Surveillance of bladder cancer recurrence – pilot study
In a pilot study, 47 patients with NMIBC were monitored for recurrence for two years, involving simultaneous cystoscopy controls and urine sampling, amounting to almost 300 data points. In this setting, BladMetrix identified 91% of the recurrences, including 83% of the Ta tumors, and showed potential to reduce the number of cystoscopies by 55% (Vedeld et al., Mol Oncol, 2024, in press). Moreover, distinct longitudinal patterns of urine tumor DNA (utDNA) suggested early recurrence detection, minimal residual disease and a methylation field effect, indicating that the BladMetrix test could potentially guide patient-specific surveillance regimes (Figure 3). This study was performed in collaboration with senior urologist and professor Rolf Wahlqvist and his team at Aker Hospital, Oslo University Hospital.

Figure 3: The BladMetrix test shows potential to identify various clinical scenarios through distinct longitudinal patterns of utDNA. Illustrative examples of utDNA patterns (positive: green plus sign, negative: red minus sign) at diagnosis, post-surgery, during surveillance and recurrence in the setting of A) regular recurrence detection, B) early detection, C) MRD; and D) field effect. Abbreviations: MRD, minimal residual disease; utDNA, urine tumor DNA. Figure created with BioRender.

Surveillance of bladder cancer recurrence- a clinical multicenter trial
In order to validate the promising results from the surveillance pilot study and demonstrate clinical utility, we are currently performing a large national multicenter trial. By December 2023, over 600 patients had been enrolled, and all patients will be followed for 2 years with urine sampling at every cystoscopy control. It is expected that around 7000 urine samples will be biobanked.  The results are expected by 2026, and will hopefully prove clinical utility for the BladMetrix test, followed by implementation in the clinic, initially in Norway. Six hospitals from all health regions in Norway are participating in this study, including Aker Hospital, Akershus University Hospital, Vestfold Hospital Trust, Haukeland University Hospital, St. Olavs Hospital and The University Hospital of North Norway. Prof. Guro E. Lind is the principal investigator (PI) and Prof. Rolf Wahlqvist the head clinician. Discussions for licensing of the test to a European biotech company are ongoing.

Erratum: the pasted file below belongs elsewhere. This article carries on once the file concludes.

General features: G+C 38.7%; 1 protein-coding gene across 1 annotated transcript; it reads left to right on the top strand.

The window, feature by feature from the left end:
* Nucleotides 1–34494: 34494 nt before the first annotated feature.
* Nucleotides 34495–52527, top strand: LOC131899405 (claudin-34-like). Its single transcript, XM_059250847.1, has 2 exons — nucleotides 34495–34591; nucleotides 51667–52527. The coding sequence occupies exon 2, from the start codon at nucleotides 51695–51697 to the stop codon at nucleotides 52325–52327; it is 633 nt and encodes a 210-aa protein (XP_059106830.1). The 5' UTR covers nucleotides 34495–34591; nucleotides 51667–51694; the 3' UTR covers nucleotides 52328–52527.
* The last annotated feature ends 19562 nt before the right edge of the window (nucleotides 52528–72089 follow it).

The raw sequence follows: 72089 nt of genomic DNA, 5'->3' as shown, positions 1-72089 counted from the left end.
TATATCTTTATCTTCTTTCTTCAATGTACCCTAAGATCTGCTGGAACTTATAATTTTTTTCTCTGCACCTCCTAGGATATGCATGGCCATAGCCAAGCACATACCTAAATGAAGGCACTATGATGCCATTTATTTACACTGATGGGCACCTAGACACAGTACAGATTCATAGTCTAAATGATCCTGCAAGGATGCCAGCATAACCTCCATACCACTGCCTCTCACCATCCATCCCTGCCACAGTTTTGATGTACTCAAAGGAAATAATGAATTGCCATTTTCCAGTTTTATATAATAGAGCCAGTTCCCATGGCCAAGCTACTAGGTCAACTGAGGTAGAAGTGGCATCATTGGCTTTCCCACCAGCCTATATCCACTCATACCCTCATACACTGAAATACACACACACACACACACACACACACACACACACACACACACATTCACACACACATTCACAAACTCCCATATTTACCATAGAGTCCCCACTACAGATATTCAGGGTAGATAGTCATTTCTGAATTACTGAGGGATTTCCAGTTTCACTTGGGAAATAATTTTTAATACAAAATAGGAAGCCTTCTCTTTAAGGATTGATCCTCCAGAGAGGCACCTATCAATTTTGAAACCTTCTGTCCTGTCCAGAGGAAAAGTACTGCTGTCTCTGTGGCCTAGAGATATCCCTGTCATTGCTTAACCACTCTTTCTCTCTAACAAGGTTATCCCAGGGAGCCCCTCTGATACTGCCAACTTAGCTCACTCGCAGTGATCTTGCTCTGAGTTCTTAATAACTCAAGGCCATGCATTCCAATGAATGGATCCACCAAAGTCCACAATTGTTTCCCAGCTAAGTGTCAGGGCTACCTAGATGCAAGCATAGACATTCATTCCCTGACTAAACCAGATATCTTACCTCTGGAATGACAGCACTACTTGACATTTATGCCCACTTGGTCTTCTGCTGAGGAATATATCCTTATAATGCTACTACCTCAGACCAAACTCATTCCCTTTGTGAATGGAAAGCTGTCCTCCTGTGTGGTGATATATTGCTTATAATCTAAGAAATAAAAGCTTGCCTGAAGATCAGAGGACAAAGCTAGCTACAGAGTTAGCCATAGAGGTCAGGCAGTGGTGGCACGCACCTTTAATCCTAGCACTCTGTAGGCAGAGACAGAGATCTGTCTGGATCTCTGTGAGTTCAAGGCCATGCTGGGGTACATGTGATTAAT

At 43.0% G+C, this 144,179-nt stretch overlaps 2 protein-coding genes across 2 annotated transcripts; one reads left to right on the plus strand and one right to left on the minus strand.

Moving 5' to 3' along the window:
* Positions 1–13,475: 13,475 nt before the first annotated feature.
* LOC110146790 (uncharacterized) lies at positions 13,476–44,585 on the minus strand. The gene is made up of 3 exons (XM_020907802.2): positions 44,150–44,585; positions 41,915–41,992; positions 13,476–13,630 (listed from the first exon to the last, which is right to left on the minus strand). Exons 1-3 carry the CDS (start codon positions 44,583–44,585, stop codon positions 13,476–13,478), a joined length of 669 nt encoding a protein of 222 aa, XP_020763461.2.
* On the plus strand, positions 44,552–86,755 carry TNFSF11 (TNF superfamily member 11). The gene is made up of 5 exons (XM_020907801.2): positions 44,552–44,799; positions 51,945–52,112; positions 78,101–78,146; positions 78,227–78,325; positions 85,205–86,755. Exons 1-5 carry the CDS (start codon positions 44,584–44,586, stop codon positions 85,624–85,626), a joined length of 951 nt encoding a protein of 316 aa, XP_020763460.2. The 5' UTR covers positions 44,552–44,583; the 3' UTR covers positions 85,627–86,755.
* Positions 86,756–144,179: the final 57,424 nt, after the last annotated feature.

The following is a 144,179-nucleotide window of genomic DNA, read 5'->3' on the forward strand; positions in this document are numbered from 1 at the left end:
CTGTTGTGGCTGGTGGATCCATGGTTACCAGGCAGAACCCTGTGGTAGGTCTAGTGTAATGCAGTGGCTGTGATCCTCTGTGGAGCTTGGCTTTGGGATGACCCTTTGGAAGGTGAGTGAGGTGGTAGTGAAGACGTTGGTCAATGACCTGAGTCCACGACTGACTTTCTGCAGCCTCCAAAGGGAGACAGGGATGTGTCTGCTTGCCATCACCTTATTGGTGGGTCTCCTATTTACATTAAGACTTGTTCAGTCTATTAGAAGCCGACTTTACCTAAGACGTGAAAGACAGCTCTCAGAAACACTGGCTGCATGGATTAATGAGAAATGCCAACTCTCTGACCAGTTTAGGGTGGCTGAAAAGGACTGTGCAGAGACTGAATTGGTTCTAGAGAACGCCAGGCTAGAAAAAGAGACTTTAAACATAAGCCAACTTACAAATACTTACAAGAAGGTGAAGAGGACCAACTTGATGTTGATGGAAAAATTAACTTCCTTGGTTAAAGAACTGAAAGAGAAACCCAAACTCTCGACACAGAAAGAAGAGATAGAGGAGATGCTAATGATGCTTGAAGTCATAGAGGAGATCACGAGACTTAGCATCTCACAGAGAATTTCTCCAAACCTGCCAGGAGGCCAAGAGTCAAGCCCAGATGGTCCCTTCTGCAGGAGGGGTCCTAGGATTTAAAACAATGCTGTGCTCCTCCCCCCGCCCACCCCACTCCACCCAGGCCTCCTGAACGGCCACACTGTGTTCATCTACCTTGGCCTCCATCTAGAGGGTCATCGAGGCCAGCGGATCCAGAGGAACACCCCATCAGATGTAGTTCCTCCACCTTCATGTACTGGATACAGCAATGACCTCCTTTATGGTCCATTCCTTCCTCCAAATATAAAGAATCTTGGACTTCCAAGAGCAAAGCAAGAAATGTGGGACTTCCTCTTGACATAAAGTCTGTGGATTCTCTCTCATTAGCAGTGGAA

Innovation and funding
The BladMetrix test is protected by to patent applications. One granted US (US9797016) and EP (2,630,261) and one pending (WO/2020/099938). BladMetrix has also attracted commercial interest.

This work has been supported by grants from the South‑Eastern Norway Regional Health Authority (project number 40093 and project number 2019074), the Research Council of Norway (project number 300741/H10) and KLINBEFORSK (project number 2018203), as well as a Cancer‑BIOTEK Grant No (254834), and innovation funding from the South‑Eastern Norway Regional Health Authority and the University of Oslo, Norway.

We are very thankful to our patient user board consisting of former and current bladder cancer patients, led by Elin Schive, providing valuable feedback and input from a patient perspective.

Patient summary
Cystoscopy is the gold standard for both detection and surveillance of bladder cancers, but is invasive and uncomfortable. We have developed the urine test “BladMetrix” that can detect bladder cancer with high accuracy. Among patients with visible blood in the urine (hematuria), BladMetrix detects 92% of the bladder cancer cases. Among patients monitored for recurrence, BladMetrix detects 91% of the recurrences. Altogether, our data indicate that use of BladMetrix in the clinic could have spared over 50% of the currently performed routine cystoscopies.

1These patients qualify for a standardized “fast track” schedule for cancer investigation in Norway; “Pakkeforløpet for kreft”: